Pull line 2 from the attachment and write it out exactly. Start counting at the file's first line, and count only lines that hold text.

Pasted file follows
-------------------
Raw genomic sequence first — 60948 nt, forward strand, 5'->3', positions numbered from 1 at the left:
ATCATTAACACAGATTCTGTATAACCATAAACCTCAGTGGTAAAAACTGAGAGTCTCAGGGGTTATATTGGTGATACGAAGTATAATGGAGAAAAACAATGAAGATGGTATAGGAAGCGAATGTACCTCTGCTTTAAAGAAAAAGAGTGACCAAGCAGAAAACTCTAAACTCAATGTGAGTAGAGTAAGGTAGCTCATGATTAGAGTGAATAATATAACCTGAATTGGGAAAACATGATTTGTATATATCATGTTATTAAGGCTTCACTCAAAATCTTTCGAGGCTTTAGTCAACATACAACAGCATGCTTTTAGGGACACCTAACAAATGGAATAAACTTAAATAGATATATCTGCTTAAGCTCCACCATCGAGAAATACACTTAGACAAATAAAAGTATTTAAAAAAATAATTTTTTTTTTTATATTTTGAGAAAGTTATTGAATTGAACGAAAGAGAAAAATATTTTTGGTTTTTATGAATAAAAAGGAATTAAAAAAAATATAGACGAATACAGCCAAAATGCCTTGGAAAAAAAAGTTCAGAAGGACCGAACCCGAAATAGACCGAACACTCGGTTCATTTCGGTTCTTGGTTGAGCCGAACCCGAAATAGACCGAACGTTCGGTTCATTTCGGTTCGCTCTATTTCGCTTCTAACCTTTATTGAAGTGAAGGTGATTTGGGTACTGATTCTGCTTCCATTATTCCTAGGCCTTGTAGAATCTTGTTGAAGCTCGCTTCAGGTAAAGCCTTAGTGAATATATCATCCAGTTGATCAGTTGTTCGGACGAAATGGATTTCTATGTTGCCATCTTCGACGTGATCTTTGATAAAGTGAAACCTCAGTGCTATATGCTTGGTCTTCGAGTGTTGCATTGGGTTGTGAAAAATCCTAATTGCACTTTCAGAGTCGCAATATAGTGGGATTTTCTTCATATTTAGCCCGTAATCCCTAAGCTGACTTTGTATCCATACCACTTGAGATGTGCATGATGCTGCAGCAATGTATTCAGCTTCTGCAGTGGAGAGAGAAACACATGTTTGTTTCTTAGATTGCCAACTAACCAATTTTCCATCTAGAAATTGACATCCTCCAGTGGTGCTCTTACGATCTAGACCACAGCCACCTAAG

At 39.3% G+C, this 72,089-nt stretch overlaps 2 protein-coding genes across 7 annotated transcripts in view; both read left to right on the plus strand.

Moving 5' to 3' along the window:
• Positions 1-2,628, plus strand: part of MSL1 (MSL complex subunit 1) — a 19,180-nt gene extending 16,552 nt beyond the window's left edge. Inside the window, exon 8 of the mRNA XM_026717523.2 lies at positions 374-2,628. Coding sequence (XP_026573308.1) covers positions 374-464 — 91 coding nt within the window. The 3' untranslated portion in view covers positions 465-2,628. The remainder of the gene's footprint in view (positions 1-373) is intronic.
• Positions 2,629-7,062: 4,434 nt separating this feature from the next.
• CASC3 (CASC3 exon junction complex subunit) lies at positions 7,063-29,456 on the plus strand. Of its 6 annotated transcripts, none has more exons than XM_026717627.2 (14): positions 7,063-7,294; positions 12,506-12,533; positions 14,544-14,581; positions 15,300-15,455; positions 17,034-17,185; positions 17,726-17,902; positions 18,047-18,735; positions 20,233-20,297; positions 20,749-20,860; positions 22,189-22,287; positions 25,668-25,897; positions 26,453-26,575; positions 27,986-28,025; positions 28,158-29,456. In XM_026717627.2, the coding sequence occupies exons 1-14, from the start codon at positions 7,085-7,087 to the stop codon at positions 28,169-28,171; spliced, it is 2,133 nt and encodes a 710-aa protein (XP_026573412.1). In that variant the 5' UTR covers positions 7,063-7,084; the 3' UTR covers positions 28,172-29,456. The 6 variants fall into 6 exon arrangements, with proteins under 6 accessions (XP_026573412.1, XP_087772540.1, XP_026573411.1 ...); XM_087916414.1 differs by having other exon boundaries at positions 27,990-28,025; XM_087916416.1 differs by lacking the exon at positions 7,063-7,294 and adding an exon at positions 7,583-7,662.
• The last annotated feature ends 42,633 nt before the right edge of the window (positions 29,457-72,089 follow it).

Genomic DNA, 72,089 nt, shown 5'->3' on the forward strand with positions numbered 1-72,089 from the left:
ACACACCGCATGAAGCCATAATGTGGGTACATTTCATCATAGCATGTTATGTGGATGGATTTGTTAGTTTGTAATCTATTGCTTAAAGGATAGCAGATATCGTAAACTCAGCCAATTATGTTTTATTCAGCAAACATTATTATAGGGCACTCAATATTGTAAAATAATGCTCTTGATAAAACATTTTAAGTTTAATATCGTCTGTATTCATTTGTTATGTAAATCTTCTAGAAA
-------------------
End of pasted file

ATCATTAACACAGATTCTGTATAACCATAAACCTCAGTGGTAAAAACTGAGAGTCTCAGGGGTTATATTGGTGATACGAAGTATAATGGAGAAAAACAATGAAGATGGTATAGGAAGCGAATGTACCTCTGCTTTAAAGAAAAAGAGTGACCAAGCAGAAAACTCTAAACTCAATGTGAGTAGAGTAAGGTAGCTCATGATTAGAGTGAATAATATAACCTGAATTGGGAAAACATGATTTGTATATATCATGTTATTAAGGCTTCACTCAAAATCTTTCGAGGCTTTAGTCAACATACAACAGCATGCTTTTAGGGACACCTAACAAATGGAATAAACTTAAATAGATATATCTGCTTAAGCTCCACCATCGAGAAATACACTTAGACAAATAAAAGTATTTAAAAAAATAATTTTTTTTTTTATATTTTGAGAAAGTTATTGAATTGAACGAAAGAGAAAAATATTTTTGGTTTTTATGAATAAAAAGGAATTAAAAAAAATATAGACGAATACAGCCAAAATGCCTTGGAAAAAAAAGTTCAGAAGGACCGAACCCGAAATAGACCGAACACTCGGTTCATTTCGGTTCTTGGTTGAGCCGAACCCGAAATAGACCGAACGTTCGGTTCATTTCGGTTCGCTCTATTTCGCTTCTAACCTTTATTGAAGTGAAGGTGATTTGGGTACTGATTCTGCTTCCATTATTCCTAGGCCTTGTAGAATCTTGTTGAAGCTCGCTTCAGGTAAAGCCTTAGTGAATATATCATCCAGTTGATCAGTTGTTCGGACGAAATGGATTTCTATGTTGCCATCTTCGACGTGATCTTTGATAAAGTGAAACCTCAGTGCTATATGCTTGGTCTTCGAGTGTTGCATTGGGTTGTGAAAAATCCTAATTGCACTTTCAGAGTCGCAATATAGTGGGATTTTCTTCATATTTAGCCCGTAATCCCTAAGCTGACTTTGTATCCATACCACTTGAGATGTGCATGATGCTGCAGCAATGTATTCAGCTTCTGCAGTGGAGAGAGAAACACATGTTTGTTTCTTAGATTGCCAACTAACCAATTTTCCATCTAGAAATTGACATCCTCCAGTGGTGCTCTTACGATCTAGACCACAGCCACCTAAG